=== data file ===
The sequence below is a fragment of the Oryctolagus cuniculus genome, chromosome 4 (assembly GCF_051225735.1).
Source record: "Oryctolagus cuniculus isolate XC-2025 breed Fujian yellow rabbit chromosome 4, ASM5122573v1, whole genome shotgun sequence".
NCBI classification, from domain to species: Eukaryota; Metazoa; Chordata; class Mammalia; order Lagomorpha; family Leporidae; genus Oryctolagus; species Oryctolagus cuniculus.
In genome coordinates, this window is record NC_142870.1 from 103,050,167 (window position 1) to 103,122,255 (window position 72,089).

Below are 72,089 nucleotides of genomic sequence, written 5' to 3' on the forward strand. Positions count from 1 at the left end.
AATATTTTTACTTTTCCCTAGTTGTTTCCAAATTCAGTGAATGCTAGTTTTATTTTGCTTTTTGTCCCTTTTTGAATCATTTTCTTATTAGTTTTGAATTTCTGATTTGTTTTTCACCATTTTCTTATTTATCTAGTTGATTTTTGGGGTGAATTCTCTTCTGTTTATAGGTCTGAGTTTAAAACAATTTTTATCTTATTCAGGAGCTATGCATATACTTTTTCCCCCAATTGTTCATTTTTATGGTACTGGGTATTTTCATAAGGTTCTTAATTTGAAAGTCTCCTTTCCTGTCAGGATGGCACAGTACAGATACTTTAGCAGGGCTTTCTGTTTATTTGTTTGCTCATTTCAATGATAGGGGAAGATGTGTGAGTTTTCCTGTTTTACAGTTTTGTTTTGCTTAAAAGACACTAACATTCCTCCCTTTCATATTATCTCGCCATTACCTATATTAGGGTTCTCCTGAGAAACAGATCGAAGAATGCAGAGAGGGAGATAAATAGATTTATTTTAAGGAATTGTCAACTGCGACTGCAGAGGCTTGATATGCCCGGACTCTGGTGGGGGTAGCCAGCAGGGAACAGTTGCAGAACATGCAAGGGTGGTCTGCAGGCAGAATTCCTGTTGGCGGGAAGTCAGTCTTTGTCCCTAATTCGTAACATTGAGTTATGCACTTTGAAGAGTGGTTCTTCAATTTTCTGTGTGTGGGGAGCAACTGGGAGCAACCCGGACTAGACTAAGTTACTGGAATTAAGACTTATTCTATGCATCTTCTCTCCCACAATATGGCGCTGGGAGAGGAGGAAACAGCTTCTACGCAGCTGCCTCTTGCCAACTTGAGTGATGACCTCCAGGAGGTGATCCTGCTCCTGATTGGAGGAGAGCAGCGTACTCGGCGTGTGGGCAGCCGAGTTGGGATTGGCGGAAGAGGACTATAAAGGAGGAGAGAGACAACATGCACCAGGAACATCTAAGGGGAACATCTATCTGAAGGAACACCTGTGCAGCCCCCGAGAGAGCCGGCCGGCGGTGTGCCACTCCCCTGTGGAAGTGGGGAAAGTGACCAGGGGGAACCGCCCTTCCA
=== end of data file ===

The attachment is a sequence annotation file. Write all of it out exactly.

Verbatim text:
The sequence below is a fragment of the Oryctolagus cuniculus genome, chromosome 4 (assembly GCF_051225735.1).
Source record: "Oryctolagus cuniculus isolate XC-2025 breed Fujian yellow rabbit chromosome 4, ASM5122573v1, whole genome shotgun sequence".
NCBI classification, from domain to species: Eukaryota; Metazoa; Chordata; class Mammalia; order Lagomorpha; family Leporidae; genus Oryctolagus; species Oryctolagus cuniculus.
In genome coordinates, this window is record NC_142870.1 from 103,050,167 (window position 1) to 103,122,255 (window position 72,089).

Below are 72,089 nucleotides of genomic sequence, written 5' to 3' on the forward strand. Positions count from 1 at the left end.
AATATTTTTACTTTTCCCTAGTTGTTTCCAAATTCAGTGAATGCTAGTTTTATTTTGCTTTTTGTCCCTTTTTGAATCATTTTCTTATTAGTTTTGAATTTCTGATTTGTTTTTCACCATTTTCTTATTTATCTAGTTGATTTTTGGGGTGAATTCTCTTCTGTTTATAGGTCTGAGTTTAAAACAATTTTTATCTTATTCAGGAGCTATGCATATACTTTTTCCCCCAATTGTTCATTTTTATGGTACTGGGTATTTTCATAAGGTTCTTAATTTGAAAGTCTCCTTTCCTGTCAGGATGGCACAGTACAGATACTTTAGCAGGGCTTTCTGTTTATTTGTTTGCTCATTTCAATGATAGGGGAAGATGTGTGAGTTTTCCTGTTTTACAGTTTTGTTTTGCTTAAAAGACACTAACATTCCTCCCTTTCATATTATCTCGCCATTACCTATATTAGGGTTCTCCTGAGAAACAGATCGAAGAATGCAGAGAGGGAGATAAATAGATTTATTTTAAGGAATTGTCAACTGCGACTGCAGAGGCTTGATATGCCCGGACTCTGGTGGGGGTAGCCAGCAGGGAACAGTTGCAGAACATGCAAGGGTGGTCTGCAGGCAGAATTCCTGTTGGCGGGAAGTCAGTCTTTGTCCCTAATTCGTAACATTGAGTTATGCACTTTGAAGAGTGGTTCTTCAATTTTCTGTGTGTGGGGAGCAACTGGGAGCAACCCGGACTAGACTAAGTTACTGGAATTAAGACTTATTCTATGCATCTTCTCTCCCACAATATGGCGCTGGGAGAGGAGGAAACAGCTTCTACGCAGCTGCCTCTTGCCAACTTGAGTGATGACCTCCAGGAGGTGATCCTGCTCCTGATTGGAGGAGAGCAGCGTACTCGGCGTGTGGGCAGCCGAGTTGGGATTGGCGGAAGAGGACTATAAAGGAGGAGAGAGACAACATGCACCAGGAACATCTAAGGGGAACATCTATCTGAAGGAACACCTGTGCAGCCCCCGAGAGAGCCGGCCGGCGGTGTGCCACTCCCCTGTGGAAGTGGGGAAAGTGACCAGGGGGAACCGCCCTTCCA